It's been said that in the entertainment industry, you're only as popular as your most recent hit.
A fickle public can turn on someone once perceived as a superstar in the blink of an eye, but in the ebb and flow world of major college sports, particularly football, maintaining a heightened level of success for an extended period of time is extremely difficult. And with the hopes and dreams of a frenzied fan base riding on your every move, it can often be a gut-wrenching experience not suitable for the faint of heart.
Consistency is of course the key, and the top programs, as long as they haven't done anything to evoke the wrath of the all-mighty NCAA, have a framework in place to ensure that only the cream of the crop in terms of prospective student-athletes lines up wearing their uniforms in their jam- packed stadiums on fall Saturdays.
Then there are some schools, that for reasons that at times are obvious while at others perplexing, simply can not compete on the same playing field.
Duke University is one of this country's finest institutions of higher learning, and while the men's basketball team is clearly the breadwinner when it comes to national prominence in athletics, the football team has been little more than an afterthought for quite some time.
Duke's football program, which is in its 100th year of competition, has participated as a member of the Atlantic Coast Conference since its inception back in 1953, and the Blue Devils have won seven ACC crowns, which ties it with NC State for fourth-most all-time. Unfortunately, it's been 23 years since their last title, and the team's last non-losing season was almost two decades ago.
That is, until now.
More than 250 consecutive AP Polls have been announced without Duke gracing the Top-25, but the team recently won its sixth game of the season making it bowl eligible for the first time since 1994. As icing on the cake, that victory came against bitter rival North Carolina at home last weekend, its first over the Tar Heels since 2003. Its 6-2 mark is its third-best eight-game start since that first year of ACC operations.
Recent history shows that prior to David Cutcliffe being named head coach in 2008, Duke had amassed a dismal record of 6-45 under previous head man Ted Roof, and hadn't won an ACC game in more than three years.
With Cutcliffe calling the shots, the Blue Devils have shown improvement. But having finished no higher than fifth in the ACC's Coastal Division, there were those who wondered if Duke would ever become a major player in the conference. To those folks, the fact that Duke currently sits atop the division standings with a 3-1 league ledger is a dream come true.
Winning the Coastal crown and even adding to their victory total won't be easy for the Blue Devils as the toughest part of their schedule lies ahead. This week, it's a trip to No. 11 Florida State, followed by a home date with No. 14 Clemson, a trek to Georgia Tech, and finally a visit from Miami two days after Thanksgiving.
Duke hasn't beaten a ranked opponent since topping No. 13 Virginia, 28-25, on Nov. 5, 1994, and it hasn't knocked off a ranked foe on the road since downing No. 10 Stanford, 9-3, on Oct. 2, 1971.
With a huge win over a hated rival and his team eligible for postseason consideration, Cutcliffe couldn't be happier for his players or more grateful for the support they've gotten from the Blue Devil faithful.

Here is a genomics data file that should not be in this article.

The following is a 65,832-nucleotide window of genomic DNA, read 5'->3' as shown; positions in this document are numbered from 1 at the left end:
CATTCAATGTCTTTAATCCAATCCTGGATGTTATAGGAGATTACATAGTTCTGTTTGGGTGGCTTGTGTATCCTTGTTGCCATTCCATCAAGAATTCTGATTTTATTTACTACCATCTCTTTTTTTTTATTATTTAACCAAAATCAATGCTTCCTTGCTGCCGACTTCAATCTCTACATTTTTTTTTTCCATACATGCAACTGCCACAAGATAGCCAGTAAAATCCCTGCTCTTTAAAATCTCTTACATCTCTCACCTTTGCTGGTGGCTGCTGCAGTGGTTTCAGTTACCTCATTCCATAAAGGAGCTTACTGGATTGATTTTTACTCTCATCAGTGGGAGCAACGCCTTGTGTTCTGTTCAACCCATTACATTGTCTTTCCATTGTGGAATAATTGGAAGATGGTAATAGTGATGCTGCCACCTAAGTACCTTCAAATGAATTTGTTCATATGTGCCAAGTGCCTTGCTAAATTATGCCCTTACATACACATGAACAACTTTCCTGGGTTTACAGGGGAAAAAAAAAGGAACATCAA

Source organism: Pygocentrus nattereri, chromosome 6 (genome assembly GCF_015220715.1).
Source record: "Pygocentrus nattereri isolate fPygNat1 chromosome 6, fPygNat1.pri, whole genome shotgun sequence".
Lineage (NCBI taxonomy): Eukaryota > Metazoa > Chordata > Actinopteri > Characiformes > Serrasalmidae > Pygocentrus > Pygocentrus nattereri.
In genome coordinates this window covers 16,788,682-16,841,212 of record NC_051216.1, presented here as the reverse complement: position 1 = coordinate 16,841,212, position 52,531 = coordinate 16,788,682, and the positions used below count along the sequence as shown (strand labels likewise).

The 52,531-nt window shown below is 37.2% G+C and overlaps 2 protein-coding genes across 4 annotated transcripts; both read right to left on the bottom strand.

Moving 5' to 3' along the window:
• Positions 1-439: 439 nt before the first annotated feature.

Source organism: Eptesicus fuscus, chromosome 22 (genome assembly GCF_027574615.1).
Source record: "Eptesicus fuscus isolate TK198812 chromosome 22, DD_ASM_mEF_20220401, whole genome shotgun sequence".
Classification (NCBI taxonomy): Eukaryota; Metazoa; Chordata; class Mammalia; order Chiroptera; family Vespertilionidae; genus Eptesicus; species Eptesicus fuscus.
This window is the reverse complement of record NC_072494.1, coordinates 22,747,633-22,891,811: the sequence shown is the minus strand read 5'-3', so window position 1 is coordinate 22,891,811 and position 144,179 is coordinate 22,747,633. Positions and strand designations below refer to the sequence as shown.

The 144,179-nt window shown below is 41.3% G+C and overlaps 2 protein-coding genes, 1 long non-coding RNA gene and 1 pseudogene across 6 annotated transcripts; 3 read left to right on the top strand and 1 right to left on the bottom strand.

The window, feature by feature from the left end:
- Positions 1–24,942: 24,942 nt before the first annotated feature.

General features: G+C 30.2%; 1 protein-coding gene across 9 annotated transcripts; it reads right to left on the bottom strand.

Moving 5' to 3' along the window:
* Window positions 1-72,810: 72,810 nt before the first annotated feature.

"I'm still tickled for [the players]. I've never seen a group have more fun and they deserve it. A great win and an incredible atmosphere in Wallace Wade. All the Duke fans who came -- thank you, thank you, thank you. All the Duke students who came -- thank you."
The Blue Devils are averaging 35.0 ppg, which while ranking fifth in the ACC at the moment, would be the highest in school history if the season were to end today. Credit Cutcliffe with the up-tick in offensive production, as he has found the right guys to run his system, beginning with veteran QB Sean Renfree. A near-70 percent passer who has thrown 11 TDs passes and averages 256.1 ypg this season, Renfree has proven himself a capable game manager. Both WRs Conner Vernon and Jamison Crowder have enjoyed tremendous seasons as well, the two combining for 102 receptions, 1,378 yards and 10 TDs.
Defensively, Duke has been consistent in allowing roughly a TD per quarter (27.8 ppg), and while the unit ranks in the bottom half of the ACC in most statistical categories, it is among the league leaders in sacks (19) and third-down conversion yield (.347). Safety Walt Canty (74 tackles) has been the Blue Devils' most active defender, DE Kenny Anunike has logged five sacks, and CB Ross Cockrell is tied for the league lead in interceptions with four.
Despite the pleasure he derived from last week's win, Cutcliffe realizes there is still much work to be done.
"We've known that the last half of our schedule is going to be difficult. We go to Tallahassee and play what I think is the most talented team in the conference. And then we got Clemson, maybe the second-most talented team in the conference and it doesn't get any easier as we go. We need an open date sometime soon and that's now only two weeks out thank goodness. I'm concerned about our injuries, but I'm not concerned about our emotions. I don't think we're going to come out of here satisfied. I think this team realizes that it can win if it plays well every time we get on the field."
The Blue Devils may not win another game this season, but with basketball slated to tip off in a couple of weeks, they've at least given the Duke community something to cheer about since Coach K's squad was upset by Lehigh in the first round of the NCAA Tournament last March.